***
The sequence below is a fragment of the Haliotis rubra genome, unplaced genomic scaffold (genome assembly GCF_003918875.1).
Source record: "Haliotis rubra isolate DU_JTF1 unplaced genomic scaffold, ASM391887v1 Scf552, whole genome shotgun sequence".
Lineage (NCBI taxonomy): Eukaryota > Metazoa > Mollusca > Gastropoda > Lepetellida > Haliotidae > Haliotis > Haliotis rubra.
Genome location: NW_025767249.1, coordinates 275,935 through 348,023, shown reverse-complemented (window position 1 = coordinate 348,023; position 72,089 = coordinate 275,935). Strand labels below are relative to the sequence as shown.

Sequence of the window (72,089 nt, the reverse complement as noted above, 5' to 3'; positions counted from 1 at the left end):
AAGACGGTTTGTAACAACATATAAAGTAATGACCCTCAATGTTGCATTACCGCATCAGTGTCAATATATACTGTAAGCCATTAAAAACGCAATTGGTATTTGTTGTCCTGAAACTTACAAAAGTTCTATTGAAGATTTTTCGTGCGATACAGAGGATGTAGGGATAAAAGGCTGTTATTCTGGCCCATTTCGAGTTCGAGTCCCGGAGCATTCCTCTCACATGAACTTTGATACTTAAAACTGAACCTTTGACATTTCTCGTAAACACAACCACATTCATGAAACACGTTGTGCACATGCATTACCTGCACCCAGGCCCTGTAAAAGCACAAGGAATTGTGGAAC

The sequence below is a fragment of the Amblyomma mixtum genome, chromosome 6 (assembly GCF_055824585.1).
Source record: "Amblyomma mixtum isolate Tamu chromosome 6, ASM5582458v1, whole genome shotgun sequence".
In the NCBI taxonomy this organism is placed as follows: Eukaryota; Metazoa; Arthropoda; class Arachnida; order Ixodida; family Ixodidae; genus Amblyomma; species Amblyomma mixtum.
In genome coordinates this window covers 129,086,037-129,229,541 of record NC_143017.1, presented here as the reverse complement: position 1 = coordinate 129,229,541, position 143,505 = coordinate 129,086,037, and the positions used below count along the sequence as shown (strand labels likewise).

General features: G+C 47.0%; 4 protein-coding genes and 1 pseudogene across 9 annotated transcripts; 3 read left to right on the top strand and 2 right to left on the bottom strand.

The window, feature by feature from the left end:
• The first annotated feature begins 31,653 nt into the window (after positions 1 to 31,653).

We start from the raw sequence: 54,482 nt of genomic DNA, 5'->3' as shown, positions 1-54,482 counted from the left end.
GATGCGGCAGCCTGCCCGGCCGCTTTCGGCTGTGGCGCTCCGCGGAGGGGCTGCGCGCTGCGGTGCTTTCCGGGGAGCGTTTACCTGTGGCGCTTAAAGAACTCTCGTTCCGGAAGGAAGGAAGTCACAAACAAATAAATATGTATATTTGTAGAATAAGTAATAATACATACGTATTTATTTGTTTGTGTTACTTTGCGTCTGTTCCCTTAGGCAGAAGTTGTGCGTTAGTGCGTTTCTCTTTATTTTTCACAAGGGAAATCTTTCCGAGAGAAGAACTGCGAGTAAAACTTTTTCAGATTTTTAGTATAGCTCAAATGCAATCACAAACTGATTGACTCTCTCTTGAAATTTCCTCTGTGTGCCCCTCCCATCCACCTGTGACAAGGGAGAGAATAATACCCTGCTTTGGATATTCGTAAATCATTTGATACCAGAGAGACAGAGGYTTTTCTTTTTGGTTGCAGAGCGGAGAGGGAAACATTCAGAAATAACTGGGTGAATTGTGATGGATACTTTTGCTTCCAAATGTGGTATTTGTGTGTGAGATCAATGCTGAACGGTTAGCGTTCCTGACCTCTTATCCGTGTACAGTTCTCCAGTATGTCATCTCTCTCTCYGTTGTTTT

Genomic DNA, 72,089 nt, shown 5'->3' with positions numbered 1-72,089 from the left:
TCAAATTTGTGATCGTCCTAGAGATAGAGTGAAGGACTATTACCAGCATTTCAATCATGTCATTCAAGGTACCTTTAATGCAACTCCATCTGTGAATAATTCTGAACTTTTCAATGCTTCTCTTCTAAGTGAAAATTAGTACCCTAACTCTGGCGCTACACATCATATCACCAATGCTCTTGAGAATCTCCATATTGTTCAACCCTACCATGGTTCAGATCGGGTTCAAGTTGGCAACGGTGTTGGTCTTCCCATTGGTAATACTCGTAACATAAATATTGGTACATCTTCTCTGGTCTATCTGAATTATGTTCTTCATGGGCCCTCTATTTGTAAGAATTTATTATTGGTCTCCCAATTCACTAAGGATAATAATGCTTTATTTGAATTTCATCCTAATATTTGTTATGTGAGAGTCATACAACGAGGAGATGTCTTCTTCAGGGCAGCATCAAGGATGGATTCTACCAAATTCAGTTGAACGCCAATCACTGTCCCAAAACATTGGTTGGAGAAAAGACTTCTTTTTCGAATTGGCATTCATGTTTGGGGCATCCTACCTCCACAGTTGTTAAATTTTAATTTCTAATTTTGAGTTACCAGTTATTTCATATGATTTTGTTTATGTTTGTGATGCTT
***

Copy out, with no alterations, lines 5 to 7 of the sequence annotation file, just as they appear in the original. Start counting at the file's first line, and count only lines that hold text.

Sequence of the window (72,089 nt, the reverse complement as noted above, 5' to 3'; positions counted from 1 at the left end):
AAGACGGTTTGTAACAACATATAAAGTAATGACCCTCAATGTTGCATTACCGCATCAGTGTCAATATATACTGTAAGCCATTAAAAACGCAATTGGTATTTGTTGTCCTGAAACTTACAAAAGTTCTATTGAAGATTTTTCGTGCGATACAGAGGATGTAGGGATAAAAGGCTGTTATTCTGGCCCATTTCGAGTTCGAGTCCCGGAGCATTCCTCTCACATGAACTTTGATACTTAAAACTGAACCTTTGACATTTCTCGTAAACACAACCACATTCATGAAACACGTTGTGCACATGCATTACCTGCACCCAGGCCCTGTAAAAGCACAAGGAATTGTGGAAC

The sequence below is a fragment of the Amblyomma mixtum genome, chromosome 6 (assembly GCF_055824585.1).